Israeli team reports on return from 10-day Haiti mission

4,000 earthquake victims need artificial limbs, doctors say.

February 26, 2010 03:13
1 minute read.
Sheba Medical Center's chief of prthopedic rehabil

haitiu doctor 311. (photo credit: Courtesy of Sheba Medical Center)


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An Israeli team sent to Haiti to assess the rehabilitation needs of the population as result of the January earthquake has returned with an estimate of over 4,000 new amputees who need artificial limbs. Haiti, they said upon their return from the 10-day mission, has no training centers for physiotherapists, occupational therapists and prosthetic/ orthotic technicians, and no functioning medical rehabilitation facility.

The delegation proposed the establishment of a joint Haitian-Israeli Rehabilitation Center in Port au Prince based on rotating Israeli medical teams that will both treat patients and train local personnel – at an annual cost of approximately $1.5 million.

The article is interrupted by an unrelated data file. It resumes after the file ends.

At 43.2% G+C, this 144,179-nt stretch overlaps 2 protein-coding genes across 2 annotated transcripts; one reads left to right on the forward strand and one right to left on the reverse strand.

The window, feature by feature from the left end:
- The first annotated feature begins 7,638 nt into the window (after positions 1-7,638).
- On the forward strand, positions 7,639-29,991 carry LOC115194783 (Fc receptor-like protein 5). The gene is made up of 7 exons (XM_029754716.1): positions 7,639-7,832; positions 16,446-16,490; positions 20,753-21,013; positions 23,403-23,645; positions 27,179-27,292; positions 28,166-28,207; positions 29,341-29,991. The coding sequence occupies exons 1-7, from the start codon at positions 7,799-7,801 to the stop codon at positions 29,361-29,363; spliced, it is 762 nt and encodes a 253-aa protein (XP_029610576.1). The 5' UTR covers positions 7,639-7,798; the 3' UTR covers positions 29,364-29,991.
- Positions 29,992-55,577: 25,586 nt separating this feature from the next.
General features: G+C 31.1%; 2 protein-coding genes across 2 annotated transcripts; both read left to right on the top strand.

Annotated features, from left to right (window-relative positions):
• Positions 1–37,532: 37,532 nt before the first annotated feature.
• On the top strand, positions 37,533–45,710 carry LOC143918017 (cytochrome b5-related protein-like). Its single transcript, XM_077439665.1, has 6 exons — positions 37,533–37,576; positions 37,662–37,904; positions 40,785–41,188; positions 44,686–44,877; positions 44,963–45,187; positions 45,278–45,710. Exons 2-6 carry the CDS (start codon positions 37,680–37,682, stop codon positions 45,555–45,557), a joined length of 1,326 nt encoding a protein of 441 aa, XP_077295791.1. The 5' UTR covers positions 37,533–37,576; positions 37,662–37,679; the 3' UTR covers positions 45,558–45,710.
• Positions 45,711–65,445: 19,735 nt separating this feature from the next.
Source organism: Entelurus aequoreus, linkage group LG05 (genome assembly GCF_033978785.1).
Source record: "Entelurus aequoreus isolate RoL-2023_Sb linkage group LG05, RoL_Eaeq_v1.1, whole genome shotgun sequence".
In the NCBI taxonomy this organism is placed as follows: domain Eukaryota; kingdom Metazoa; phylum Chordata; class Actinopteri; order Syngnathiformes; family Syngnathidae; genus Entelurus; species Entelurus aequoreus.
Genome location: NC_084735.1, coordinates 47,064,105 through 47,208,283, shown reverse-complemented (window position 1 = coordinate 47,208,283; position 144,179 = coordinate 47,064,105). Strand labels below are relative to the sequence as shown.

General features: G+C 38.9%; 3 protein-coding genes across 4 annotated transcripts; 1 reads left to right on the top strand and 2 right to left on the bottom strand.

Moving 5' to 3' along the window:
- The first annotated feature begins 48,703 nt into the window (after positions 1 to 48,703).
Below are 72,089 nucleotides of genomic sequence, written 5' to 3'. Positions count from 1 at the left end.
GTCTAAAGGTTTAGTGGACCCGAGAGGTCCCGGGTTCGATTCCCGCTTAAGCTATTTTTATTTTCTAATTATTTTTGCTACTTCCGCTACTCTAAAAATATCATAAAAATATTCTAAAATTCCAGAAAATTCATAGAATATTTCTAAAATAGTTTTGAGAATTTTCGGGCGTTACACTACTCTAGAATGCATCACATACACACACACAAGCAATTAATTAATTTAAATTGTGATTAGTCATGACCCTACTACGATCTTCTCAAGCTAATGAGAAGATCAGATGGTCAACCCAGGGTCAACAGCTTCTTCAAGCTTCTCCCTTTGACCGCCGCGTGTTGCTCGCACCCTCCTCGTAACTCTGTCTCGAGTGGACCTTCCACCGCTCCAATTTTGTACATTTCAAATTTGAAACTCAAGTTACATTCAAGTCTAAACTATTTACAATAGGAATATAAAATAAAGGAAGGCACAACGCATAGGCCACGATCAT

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The team went on the mission at the request of President Shimon Peres, who has already discussed the report with former US president Bill Clinton (tasked with leading global rehabilitation efforts for Haiti). The delegation suggested that the center be located on the grounds of the Hospital Universite d’Etat d’Haiti (HUEH), which had a planned rehabilitation center with designated space and personnel prior to the earthquake. Unfortunately, the person who was to head that center died in the earthquake. The team said the site was suitable and could open in a few weeks at a cost of less than $100,000.

Leading the delegation was Dr. Tsahi (Itzhak) Siev-Ner, chief of orthopedic rehabilitation and chief orthopedic rehabilitation surgeon at Sheba Medical Center. Others were David Abadi of Magen David Adom, Sheba chief physical therapy supervisor Anat Kristal, Dr. Elhanan Bar-On, an orthopedic surgeon and a specialist in pediatric orthopedics from the Schneider Medical Center and Yehuda Pilosof, a prosthetic and orthotic technician and director of the Gapaim (limbs) rehabilitation institute. The JDC also supported the mission, with assistance from the Foreign Ministry.

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